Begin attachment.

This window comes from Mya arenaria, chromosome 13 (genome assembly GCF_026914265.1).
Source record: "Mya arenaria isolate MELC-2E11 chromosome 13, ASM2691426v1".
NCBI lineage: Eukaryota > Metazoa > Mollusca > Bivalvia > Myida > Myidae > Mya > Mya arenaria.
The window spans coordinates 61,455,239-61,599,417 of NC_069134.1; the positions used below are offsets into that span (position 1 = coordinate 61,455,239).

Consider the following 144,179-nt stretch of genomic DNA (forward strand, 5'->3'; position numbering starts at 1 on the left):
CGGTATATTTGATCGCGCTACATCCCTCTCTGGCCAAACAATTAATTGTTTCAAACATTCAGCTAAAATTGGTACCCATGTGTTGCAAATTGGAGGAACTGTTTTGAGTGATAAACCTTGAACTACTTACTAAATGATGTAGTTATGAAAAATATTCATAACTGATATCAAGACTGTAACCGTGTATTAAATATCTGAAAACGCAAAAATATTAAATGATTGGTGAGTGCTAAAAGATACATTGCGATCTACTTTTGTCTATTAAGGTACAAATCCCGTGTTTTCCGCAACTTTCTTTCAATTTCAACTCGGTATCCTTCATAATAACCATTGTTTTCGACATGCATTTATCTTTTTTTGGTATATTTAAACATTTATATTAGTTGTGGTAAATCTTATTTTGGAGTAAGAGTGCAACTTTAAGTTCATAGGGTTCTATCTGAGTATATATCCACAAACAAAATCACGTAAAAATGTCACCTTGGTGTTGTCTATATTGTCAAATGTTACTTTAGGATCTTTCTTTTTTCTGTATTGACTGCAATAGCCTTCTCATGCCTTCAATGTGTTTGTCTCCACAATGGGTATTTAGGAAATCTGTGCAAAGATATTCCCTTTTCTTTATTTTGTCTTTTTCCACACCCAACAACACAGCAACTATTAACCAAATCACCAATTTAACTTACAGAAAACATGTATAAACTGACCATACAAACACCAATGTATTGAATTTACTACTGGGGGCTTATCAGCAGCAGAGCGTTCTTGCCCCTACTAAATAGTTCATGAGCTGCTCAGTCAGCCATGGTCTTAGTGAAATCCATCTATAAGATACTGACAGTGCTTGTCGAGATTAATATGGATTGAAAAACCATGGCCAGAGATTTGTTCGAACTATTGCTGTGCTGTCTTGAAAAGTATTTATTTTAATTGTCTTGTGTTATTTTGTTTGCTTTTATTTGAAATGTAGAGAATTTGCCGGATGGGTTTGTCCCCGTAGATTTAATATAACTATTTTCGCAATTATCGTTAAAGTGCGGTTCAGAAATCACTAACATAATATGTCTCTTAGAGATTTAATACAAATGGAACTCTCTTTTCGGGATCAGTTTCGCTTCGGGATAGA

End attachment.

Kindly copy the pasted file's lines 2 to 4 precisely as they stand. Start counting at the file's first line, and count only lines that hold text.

Source record: "Mya arenaria isolate MELC-2E11 chromosome 13, ASM2691426v1".
NCBI lineage: Eukaryota > Metazoa > Mollusca > Bivalvia > Myida > Myidae > Mya > Mya arenaria.
The window spans coordinates 61,455,239-61,599,417 of NC_069134.1; the positions used below are offsets into that span (position 1 = coordinate 61,455,239).